Firstly, the “pass” statement will never change the order of code execution, as well as never cause any effects in its own domain. So, it is the safest option comparing to any other keywords if we use them for the same purpose.

That is,

  • return and yield will stop a function from execution
  • break will stop a loop
  • continue will stop the current loop

Apart from that, these keywords are not generalised. They can only be used in certain scenarios.

  • return and yield can only be used in a function
  • break and continue can only be used in a loop

Consequently, although some keywords can be used for the same purpose, the “pass” statement is recommended.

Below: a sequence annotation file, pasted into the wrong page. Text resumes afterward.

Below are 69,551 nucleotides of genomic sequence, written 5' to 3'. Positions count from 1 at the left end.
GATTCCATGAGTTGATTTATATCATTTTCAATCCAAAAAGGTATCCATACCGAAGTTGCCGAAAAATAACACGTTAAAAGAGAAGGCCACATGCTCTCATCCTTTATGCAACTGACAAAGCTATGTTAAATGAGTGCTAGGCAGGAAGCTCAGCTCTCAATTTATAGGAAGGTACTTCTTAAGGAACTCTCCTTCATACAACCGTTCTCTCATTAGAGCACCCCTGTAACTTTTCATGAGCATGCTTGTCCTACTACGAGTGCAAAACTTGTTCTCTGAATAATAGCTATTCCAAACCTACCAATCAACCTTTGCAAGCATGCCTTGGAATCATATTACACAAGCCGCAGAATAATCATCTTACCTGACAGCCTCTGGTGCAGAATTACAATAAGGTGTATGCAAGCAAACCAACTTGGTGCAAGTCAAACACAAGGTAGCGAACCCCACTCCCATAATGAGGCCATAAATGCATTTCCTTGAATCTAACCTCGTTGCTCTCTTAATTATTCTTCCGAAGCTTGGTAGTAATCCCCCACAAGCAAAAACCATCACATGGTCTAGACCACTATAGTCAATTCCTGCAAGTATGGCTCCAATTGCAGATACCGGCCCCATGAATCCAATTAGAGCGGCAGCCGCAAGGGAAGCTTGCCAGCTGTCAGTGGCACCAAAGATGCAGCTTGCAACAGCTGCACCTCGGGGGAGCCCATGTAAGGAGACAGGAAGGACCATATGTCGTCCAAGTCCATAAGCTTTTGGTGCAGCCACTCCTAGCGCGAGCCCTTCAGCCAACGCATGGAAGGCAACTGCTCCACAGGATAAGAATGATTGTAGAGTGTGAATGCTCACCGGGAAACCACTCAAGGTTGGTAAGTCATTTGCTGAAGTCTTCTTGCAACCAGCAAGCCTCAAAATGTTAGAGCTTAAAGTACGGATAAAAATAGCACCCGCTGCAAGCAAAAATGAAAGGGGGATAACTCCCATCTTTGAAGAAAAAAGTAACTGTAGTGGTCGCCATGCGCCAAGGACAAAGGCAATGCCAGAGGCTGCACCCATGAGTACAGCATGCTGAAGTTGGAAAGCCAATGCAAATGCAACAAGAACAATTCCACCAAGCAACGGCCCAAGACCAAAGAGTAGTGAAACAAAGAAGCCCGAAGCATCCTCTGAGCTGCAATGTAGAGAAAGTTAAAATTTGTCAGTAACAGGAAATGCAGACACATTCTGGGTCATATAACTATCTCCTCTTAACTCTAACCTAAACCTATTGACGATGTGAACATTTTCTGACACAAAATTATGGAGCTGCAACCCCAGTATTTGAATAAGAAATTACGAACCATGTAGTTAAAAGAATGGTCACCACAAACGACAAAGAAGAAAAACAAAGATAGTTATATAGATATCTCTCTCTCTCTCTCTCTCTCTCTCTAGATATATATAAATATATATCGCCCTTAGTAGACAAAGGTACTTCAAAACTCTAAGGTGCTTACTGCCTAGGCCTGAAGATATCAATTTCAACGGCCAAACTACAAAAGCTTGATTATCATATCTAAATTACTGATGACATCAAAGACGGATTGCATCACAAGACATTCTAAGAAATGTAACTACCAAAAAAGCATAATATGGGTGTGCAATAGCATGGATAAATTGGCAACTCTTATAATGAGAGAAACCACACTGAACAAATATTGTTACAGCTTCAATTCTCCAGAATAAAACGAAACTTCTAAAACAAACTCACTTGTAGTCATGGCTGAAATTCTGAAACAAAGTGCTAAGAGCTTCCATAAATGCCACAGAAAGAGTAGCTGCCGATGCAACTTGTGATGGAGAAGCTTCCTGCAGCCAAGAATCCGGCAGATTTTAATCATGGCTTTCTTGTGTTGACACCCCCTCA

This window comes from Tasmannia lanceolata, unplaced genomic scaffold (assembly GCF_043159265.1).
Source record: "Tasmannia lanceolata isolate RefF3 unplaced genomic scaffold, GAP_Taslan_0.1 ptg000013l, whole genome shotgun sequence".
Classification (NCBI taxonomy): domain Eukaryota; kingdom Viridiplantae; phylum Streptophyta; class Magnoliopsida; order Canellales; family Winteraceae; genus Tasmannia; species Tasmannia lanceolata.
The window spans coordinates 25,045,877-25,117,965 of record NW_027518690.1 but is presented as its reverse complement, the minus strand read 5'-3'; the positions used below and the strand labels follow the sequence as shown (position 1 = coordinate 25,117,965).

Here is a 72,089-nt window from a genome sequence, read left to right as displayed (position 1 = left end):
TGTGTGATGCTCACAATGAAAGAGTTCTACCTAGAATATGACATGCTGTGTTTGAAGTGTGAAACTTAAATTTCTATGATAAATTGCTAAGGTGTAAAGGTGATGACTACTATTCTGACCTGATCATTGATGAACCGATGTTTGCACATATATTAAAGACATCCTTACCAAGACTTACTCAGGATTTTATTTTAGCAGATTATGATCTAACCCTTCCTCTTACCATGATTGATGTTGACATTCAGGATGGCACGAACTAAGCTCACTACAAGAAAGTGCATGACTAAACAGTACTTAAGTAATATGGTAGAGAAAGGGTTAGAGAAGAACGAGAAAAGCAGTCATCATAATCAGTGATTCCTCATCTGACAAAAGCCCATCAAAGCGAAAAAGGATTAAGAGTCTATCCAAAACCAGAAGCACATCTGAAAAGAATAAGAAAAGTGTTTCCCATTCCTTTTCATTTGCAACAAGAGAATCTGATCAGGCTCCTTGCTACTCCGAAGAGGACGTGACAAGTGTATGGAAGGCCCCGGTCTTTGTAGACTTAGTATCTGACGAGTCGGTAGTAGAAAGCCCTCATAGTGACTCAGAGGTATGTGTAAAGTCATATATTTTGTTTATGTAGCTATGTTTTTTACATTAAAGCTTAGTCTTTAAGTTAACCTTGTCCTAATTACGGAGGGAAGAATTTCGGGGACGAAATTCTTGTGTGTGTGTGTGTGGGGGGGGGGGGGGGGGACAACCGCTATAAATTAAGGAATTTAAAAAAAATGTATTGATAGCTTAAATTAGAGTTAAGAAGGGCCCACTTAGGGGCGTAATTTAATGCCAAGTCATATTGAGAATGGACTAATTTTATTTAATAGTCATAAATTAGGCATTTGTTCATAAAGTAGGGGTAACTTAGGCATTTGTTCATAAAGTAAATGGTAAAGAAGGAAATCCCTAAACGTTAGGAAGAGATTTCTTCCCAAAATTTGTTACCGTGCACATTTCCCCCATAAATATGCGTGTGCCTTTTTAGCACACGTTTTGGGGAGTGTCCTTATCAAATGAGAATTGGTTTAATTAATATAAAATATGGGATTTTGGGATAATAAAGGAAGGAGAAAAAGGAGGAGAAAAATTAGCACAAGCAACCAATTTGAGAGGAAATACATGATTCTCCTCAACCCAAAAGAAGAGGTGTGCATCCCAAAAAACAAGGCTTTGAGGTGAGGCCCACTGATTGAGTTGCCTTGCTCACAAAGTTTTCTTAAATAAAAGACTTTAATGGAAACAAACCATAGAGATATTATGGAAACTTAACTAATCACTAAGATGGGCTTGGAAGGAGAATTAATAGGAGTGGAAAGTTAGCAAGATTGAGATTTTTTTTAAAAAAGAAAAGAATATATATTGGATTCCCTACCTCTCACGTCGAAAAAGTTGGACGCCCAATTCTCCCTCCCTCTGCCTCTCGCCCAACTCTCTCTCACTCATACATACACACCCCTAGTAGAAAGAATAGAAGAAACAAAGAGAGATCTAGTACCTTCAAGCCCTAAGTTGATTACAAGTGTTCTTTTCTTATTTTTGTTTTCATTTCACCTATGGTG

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In this article, I have introduced one of the unique syntaxes in Python, which is the “pass” statement. It is a piece of valid code that stands for “null operation” which is usually utilised as a placeholder in a loop, a function, a class, etc. There are several benefits of using it such as the IDE will colour it as a keyword. Also, Python needs to provide such a keyword as it relies on indentation to define a domain of a function, etc. So, it is needed to use a piece of valid code as a placeholder, rather than the “TO DO” comment that is used in most of the other programming languages. Finally, although there are some other keywords such as “return” can be used to achieve the same thing, but it is not generalised enough and not as neat as the “pass” statement.